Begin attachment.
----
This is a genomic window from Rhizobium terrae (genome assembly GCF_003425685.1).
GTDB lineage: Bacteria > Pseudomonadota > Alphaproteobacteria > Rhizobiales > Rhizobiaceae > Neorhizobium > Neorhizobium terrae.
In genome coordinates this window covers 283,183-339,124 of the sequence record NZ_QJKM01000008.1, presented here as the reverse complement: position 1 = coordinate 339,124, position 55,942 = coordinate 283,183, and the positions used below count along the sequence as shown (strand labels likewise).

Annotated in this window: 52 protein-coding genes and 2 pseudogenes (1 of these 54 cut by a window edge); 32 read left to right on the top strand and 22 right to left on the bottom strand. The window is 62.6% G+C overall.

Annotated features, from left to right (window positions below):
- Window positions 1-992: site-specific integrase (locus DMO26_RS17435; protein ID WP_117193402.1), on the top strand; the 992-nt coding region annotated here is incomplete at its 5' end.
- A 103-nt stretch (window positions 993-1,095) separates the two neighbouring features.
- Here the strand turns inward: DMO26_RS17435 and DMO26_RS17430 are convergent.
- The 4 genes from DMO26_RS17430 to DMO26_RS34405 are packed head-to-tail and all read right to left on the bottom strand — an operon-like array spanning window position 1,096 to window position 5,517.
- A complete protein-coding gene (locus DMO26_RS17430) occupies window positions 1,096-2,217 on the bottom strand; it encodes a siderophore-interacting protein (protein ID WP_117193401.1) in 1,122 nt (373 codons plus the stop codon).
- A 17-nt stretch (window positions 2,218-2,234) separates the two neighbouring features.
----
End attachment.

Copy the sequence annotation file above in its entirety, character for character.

This is a genomic window from Rhizobium terrae (genome assembly GCF_003425685.1).
GTDB lineage: Bacteria > Pseudomonadota > Alphaproteobacteria > Rhizobiales > Rhizobiaceae > Neorhizobium > Neorhizobium terrae.
In genome coordinates this window covers 283,183-339,124 of the sequence record NZ_QJKM01000008.1, presented here as the reverse complement: position 1 = coordinate 339,124, position 55,942 = coordinate 283,183, and the positions used below count along the sequence as shown (strand labels likewise).

Annotated in this window: 52 protein-coding genes and 2 pseudogenes (1 of these 54 cut by a window edge); 32 read left to right on the top strand and 22 right to left on the bottom strand. The window is 62.6% G+C overall.

Annotated features, from left to right (window positions below):
- Window positions 1-992: site-specific integrase (locus DMO26_RS17435; protein ID WP_117193402.1), on the top strand; the 992-nt coding region annotated here is incomplete at its 5' end.
- A 103-nt stretch (window positions 993-1,095) separates the two neighbouring features.
- Here the strand turns inward: DMO26_RS17435 and DMO26_RS17430 are convergent.
- The 4 genes from DMO26_RS17430 to DMO26_RS34405 are packed head-to-tail and all read right to left on the bottom strand — an operon-like array spanning window position 1,096 to window position 5,517.
- A complete protein-coding gene (locus DMO26_RS17430) occupies window positions 1,096-2,217 on the bottom strand; it encodes a siderophore-interacting protein (protein ID WP_117193401.1) in 1,122 nt (373 codons plus the stop codon).
- A 17-nt stretch (window positions 2,218-2,234) separates the two neighbouring features.